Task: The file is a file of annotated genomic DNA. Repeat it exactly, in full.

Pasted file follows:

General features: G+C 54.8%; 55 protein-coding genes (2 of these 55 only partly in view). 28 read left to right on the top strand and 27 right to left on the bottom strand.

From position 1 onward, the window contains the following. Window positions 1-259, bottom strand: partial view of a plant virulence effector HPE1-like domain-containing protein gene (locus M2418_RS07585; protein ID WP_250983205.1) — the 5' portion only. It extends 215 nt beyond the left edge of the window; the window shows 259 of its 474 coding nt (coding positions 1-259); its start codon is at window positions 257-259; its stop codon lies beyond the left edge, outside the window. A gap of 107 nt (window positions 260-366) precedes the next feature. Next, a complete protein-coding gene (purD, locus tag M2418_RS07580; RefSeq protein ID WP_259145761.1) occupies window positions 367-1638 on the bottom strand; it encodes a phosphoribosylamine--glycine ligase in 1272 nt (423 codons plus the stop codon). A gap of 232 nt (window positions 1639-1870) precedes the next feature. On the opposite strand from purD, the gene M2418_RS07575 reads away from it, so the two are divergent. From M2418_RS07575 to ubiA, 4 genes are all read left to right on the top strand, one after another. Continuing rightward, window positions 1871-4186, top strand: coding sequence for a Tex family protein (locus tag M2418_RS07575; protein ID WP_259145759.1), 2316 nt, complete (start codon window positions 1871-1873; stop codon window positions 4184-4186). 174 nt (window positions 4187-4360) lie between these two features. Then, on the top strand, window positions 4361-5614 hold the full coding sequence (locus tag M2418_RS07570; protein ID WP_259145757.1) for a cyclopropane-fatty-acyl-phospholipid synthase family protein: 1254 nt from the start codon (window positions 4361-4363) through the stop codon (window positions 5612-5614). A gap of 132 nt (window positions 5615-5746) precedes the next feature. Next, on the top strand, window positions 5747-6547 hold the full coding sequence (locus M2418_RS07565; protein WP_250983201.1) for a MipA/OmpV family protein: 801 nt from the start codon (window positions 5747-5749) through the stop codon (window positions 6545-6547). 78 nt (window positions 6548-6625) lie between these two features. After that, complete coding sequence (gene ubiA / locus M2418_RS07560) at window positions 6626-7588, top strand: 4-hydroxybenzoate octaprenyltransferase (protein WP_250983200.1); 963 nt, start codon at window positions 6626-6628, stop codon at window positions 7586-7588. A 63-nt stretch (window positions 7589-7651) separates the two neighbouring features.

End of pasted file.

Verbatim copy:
General features: G+C 54.8%; 55 protein-coding genes (2 of these 55 only partly in view). 28 read left to right on the top strand and 27 right to left on the bottom strand.

From position 1 onward, the window contains the following. Window positions 1-259, bottom strand: partial view of a plant virulence effector HPE1-like domain-containing protein gene (locus M2418_RS07585; protein ID WP_250983205.1) — the 5' portion only. It extends 215 nt beyond the left edge of the window; the window shows 259 of its 474 coding nt (coding positions 1-259); its start codon is at window positions 257-259; its stop codon lies beyond the left edge, outside the window. A gap of 107 nt (window positions 260-366) precedes the next feature. Next, a complete protein-coding gene (purD, locus tag M2418_RS07580; RefSeq protein ID WP_259145761.1) occupies window positions 367-1638 on the bottom strand; it encodes a phosphoribosylamine--glycine ligase in 1272 nt (423 codons plus the stop codon). A gap of 232 nt (window positions 1639-1870) precedes the next feature. On the opposite strand from purD, the gene M2418_RS07575 reads away from it, so the two are divergent. From M2418_RS07575 to ubiA, 4 genes are all read left to right on the top strand, one after another. Continuing rightward, window positions 1871-4186, top strand: coding sequence for a Tex family protein (locus tag M2418_RS07575; protein ID WP_259145759.1), 2316 nt, complete (start codon window positions 1871-1873; stop codon window positions 4184-4186). 174 nt (window positions 4187-4360) lie between these two features. Then, on the top strand, window positions 4361-5614 hold the full coding sequence (locus tag M2418_RS07570; protein ID WP_259145757.1) for a cyclopropane-fatty-acyl-phospholipid synthase family protein: 1254 nt from the start codon (window positions 4361-4363) through the stop codon (window positions 5612-5614). A gap of 132 nt (window positions 5615-5746) precedes the next feature. Next, on the top strand, window positions 5747-6547 hold the full coding sequence (locus M2418_RS07565; protein WP_250983201.1) for a MipA/OmpV family protein: 801 nt from the start codon (window positions 5747-5749) through the stop codon (window positions 6545-6547). 78 nt (window positions 6548-6625) lie between these two features. After that, complete coding sequence (gene ubiA / locus M2418_RS07560) at window positions 6626-7588, top strand: 4-hydroxybenzoate octaprenyltransferase (protein WP_250983200.1); 963 nt, start codon at window positions 6626-6628, stop codon at window positions 7586-7588. A 63-nt stretch (window positions 7589-7651) separates the two neighbouring features.